Guest Blog submission from Samantha Eaton of healthyeaton.com
8 years ago, I decided enough was enough. I had tried every type of diet/calorie counting/meal and food restriction plan out there, took diet pills and worked out 2 hours a day. Bottom line: I never lost weight, my energy was terrible, I had low confidence and self esteem with my body, and I was feeling so frustrated because I was working SO hard but didn’t have the results I wanted.
That was my diet rock bottom. I was DONE feeling obsessed with and controlled by food. But I still wondered: why didn’t my efforts work? I did everything I was supposed to do, but nothing stuck long term…and I was miserable while doing it.
The weight loss & diet industry is one of the most lucrative out there. It’s based around teaching us that our body is the enemy, it isn’t good enough, it needs to be fixed, we can’t trust it, and need to control what we eat by relying on rules and a plan…unless we’ll just eat junk food all day long. When we try and fail and try and fail again, we blame ourselves and just keep searching for that plan that’ll stick.
So here are my 3 reasons why you should STOP dieting:
Reason 1: Diets set you up to fail.
Eat this, don’t eat that. It’s a recipe for disaster. Think about it, when you were little and you were told not to touch something…all you could do was think about touching it (and maybe even actually touch it). Same with restriction and food. If you’re told you can’t eat something, you’re left to rely solely on your willpower to “stay strong.” It might be easy at first, but usually soon after you’ll have visions of cookies and chips dancing in your head. Then comes a binge, then feelings of guilt and failure, then comes more restriction. It’s a cycle! Instead of focusing on what you can’t or shouldn’t be eating, focus on all of the amazing delicious foods you want to eat. Find foods and ingredients that get you excited about eating healthfully, and you’ll look forward to it and do it effortlessly.
Reason 2: Diets don’t produce sustainable results.
We all know that person that did some diet and lost a bunch of weight in a short amount of time. You might have even done that yourself! But how many of those people have kept it off? A study done by the Journal of Obesity found only 20% of participants maintained weight loss 1 year later, and the percentage decreased even more by the two-year follow up. Restricting yourself from eating certain types of foods or only allowing yourself to eat a certain number of calories goes against your body’s basic biology. It thinks it’s starving and your metabolism slows too. Think of it like a pendulum, the more you pull back and restrict types or amount of food on one end, the more you’ll overdo it on the other end. Like have you ever gone all day or all week eating really healthfully, then have an overeating binge-fest? That’s why! It’s trying to get what it needs by triggering you. Instead, focus on getting in tune with your body’s signals. Check in often to see what your body needs. If you’re physically hungry, eat until you feel satisfied, then stop. If you’re not physically hungry, maybe you’re just bored, so what else can you do to feel stimulated or entertained? Your body WANTS you to be happy and healthy, it’s not trying to sabotage you – diets are!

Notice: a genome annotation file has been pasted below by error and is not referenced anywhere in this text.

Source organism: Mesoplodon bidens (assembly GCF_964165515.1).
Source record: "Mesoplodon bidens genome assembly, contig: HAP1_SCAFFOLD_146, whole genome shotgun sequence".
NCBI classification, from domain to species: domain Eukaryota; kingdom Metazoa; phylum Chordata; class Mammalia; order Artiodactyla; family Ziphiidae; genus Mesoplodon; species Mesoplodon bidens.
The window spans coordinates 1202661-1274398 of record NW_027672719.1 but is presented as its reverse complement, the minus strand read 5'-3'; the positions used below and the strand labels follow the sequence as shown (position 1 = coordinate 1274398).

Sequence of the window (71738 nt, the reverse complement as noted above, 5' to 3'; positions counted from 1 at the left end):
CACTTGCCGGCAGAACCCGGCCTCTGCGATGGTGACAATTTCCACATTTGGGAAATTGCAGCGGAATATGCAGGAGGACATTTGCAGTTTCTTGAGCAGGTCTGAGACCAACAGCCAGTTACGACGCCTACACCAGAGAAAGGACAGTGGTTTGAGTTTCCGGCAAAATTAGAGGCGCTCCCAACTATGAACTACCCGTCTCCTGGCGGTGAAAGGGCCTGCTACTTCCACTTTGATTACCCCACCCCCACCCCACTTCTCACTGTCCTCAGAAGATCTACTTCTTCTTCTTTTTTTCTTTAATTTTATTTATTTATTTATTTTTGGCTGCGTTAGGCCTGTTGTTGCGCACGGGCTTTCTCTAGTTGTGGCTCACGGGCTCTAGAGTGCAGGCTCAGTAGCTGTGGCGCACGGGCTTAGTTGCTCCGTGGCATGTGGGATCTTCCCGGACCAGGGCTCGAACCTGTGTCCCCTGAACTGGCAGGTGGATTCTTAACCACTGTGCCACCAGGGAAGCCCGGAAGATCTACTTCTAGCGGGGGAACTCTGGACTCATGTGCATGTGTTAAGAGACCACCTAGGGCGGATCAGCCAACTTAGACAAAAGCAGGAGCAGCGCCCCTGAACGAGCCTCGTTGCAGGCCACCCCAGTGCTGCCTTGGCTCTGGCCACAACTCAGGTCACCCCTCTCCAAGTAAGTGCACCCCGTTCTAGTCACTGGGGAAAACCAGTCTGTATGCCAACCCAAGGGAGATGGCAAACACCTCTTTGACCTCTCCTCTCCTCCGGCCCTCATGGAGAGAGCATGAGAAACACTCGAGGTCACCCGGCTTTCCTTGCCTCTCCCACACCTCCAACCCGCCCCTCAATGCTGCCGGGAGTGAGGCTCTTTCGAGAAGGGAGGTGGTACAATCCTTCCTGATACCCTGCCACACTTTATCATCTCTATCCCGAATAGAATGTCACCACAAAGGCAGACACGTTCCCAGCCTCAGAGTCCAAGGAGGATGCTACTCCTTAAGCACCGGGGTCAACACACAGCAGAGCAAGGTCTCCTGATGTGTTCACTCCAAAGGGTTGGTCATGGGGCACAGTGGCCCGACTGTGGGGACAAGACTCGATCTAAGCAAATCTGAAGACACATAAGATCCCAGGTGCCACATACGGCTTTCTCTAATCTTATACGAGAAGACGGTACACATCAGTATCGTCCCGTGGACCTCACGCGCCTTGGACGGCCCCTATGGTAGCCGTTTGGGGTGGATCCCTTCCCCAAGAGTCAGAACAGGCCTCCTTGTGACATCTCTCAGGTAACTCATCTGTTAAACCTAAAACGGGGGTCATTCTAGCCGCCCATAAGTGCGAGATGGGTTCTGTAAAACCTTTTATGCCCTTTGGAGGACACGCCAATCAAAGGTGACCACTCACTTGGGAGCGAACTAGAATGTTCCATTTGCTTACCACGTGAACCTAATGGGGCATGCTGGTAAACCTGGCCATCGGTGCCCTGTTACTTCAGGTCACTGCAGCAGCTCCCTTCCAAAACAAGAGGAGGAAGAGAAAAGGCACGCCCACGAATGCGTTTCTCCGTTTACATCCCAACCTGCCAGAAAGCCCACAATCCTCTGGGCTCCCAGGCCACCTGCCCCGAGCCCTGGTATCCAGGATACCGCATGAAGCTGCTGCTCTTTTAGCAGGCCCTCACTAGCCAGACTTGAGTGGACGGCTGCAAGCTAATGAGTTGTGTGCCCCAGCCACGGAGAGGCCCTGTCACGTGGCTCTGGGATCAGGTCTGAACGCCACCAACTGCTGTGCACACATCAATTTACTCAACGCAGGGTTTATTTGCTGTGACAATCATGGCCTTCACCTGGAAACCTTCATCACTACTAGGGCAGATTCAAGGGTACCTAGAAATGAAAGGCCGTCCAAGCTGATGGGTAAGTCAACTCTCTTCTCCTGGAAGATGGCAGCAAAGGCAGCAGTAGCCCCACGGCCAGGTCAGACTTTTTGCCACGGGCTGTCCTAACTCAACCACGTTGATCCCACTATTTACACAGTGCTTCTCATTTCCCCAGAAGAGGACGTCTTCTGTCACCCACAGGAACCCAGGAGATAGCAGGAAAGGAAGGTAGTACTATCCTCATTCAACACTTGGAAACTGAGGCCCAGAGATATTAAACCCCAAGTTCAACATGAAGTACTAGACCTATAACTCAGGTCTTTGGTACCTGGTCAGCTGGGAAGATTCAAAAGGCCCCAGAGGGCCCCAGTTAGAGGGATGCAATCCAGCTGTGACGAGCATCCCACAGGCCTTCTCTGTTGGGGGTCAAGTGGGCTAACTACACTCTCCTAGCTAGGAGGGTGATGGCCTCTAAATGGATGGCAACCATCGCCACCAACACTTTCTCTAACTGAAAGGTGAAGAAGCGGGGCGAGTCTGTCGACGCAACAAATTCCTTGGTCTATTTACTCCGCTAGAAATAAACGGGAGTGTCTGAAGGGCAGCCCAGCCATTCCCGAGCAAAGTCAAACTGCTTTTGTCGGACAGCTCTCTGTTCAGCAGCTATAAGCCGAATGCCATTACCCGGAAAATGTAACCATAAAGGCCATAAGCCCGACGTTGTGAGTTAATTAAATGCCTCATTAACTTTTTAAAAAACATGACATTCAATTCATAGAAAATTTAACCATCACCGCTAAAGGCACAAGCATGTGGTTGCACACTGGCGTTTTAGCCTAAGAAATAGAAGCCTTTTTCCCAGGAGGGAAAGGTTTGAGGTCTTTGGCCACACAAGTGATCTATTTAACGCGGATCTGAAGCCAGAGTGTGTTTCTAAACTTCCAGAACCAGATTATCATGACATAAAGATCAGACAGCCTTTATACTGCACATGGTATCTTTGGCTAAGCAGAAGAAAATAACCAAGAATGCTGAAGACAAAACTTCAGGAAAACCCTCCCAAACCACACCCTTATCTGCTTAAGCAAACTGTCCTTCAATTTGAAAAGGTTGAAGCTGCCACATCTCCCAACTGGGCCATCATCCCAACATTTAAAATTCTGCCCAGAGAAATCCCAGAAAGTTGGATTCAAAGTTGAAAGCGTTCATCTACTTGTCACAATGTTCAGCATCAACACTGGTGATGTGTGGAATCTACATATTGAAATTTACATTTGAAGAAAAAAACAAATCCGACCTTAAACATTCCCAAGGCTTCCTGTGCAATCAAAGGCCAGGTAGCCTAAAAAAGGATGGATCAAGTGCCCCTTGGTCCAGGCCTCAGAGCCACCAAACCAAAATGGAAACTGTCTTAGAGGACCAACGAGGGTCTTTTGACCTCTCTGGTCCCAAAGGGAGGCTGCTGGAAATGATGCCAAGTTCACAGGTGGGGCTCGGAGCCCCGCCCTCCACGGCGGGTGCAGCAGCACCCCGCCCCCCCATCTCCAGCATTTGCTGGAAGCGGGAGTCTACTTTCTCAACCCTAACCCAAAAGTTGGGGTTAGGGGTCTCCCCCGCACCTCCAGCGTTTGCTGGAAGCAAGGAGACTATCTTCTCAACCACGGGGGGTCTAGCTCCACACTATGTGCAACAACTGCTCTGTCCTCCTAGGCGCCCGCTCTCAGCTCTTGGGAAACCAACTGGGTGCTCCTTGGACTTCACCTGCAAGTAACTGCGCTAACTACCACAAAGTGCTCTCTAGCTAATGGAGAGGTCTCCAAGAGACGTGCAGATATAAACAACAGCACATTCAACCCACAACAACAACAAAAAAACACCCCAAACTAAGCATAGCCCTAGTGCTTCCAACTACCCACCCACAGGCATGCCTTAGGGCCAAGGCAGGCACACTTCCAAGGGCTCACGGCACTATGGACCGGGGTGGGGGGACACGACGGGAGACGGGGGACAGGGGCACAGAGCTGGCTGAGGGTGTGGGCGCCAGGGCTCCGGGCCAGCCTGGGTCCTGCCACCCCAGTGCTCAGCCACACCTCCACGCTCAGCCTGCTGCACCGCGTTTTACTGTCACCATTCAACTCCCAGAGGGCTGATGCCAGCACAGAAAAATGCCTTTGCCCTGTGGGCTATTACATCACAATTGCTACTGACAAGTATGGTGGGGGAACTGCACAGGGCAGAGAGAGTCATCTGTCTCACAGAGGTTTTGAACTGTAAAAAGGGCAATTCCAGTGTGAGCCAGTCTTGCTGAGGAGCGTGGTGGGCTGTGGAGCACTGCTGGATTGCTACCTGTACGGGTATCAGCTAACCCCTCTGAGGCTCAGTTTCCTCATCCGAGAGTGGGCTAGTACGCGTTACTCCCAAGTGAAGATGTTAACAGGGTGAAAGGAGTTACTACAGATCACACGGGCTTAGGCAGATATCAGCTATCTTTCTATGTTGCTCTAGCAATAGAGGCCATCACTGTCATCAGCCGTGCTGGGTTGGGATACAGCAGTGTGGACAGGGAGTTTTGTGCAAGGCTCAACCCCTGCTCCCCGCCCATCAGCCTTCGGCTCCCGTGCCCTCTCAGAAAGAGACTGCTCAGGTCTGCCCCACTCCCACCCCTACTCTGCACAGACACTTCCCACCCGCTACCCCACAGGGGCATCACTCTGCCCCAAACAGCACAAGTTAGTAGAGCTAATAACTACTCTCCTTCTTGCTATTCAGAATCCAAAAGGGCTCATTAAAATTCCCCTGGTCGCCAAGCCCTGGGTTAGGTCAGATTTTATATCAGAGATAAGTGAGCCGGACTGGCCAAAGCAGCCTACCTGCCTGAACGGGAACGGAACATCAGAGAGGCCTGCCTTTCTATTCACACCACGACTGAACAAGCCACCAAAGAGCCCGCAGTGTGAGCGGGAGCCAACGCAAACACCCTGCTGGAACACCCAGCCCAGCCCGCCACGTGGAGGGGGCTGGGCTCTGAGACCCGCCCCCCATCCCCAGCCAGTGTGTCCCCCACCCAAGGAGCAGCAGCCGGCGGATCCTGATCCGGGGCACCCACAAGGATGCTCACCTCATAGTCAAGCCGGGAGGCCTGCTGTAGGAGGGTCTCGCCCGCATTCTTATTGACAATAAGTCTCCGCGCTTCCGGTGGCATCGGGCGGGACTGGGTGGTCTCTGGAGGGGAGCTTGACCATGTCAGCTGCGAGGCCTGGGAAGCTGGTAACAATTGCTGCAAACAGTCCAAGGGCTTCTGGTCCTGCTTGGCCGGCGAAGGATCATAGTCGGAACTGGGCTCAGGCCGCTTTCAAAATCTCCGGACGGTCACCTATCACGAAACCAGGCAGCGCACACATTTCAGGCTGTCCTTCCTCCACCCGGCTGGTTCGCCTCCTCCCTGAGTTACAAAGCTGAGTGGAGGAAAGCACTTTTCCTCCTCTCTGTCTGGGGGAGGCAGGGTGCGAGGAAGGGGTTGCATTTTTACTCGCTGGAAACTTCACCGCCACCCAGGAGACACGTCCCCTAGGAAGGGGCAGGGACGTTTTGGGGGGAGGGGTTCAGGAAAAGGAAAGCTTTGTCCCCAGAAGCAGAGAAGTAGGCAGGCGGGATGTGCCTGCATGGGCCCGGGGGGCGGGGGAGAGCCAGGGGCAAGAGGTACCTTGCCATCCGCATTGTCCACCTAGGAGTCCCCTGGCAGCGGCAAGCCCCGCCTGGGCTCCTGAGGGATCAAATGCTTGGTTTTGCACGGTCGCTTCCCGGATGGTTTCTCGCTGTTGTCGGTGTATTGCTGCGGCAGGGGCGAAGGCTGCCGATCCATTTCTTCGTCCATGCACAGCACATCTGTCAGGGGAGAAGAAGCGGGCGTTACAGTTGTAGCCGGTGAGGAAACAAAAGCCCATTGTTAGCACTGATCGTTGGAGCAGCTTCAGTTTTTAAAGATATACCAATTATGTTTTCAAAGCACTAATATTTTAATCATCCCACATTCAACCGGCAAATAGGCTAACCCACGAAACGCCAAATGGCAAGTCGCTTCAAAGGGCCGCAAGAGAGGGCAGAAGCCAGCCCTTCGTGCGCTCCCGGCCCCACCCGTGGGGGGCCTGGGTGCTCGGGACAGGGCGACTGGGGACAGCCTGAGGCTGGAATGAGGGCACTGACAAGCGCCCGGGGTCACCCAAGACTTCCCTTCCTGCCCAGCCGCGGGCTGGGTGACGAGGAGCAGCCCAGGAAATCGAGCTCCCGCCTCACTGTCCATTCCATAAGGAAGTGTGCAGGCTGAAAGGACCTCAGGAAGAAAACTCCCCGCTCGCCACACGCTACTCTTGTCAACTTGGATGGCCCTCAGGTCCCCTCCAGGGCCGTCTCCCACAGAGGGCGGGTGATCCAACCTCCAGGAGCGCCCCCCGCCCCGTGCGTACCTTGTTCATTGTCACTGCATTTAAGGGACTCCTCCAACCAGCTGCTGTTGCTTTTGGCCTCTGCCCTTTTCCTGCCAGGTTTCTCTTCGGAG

Reason 3: Diets miss the point.
Diets don’t address the reasons why most people end up starting a diet to begin with, and when the diet is over, their mindset hasn’t changed and underlying triggers are still there, so the previous eating habits creep back in again…or that restrict and binge cycle I talked about earlier. Many people diet to lose weight because they think when they lose weight, they’ll naturally have more confidence, be desirable, be happy, love their body, and do all these things they can’t even imagine doing in the body they’re in now. But coming from personal experience, even at my lowest weight, I was the most miserable. I missed out on going to social events because I didn’t want to be tempted by foods I “shouldn’t” eat, I was still super self conscious about my body and still had low self esteem and confidence – just like when I was 10 lbs heavier, I beat myself up SO hard for missing a workout or eating something with sugar in it, and I was CONSTANTLY paranoid about gaining weight. Not a fun place! Instead of relying on a diet or plan, shift your focus to make food choices based on how you want to feel. Ask yourself what food will feel good in your body. Regardless of your starting point, you deserve to feel good and come from a place of love and respect for yourself right now, no matter where you’d like to end up. And I promise – you’ll get there a lot faster coming from a place of self care vs. self control.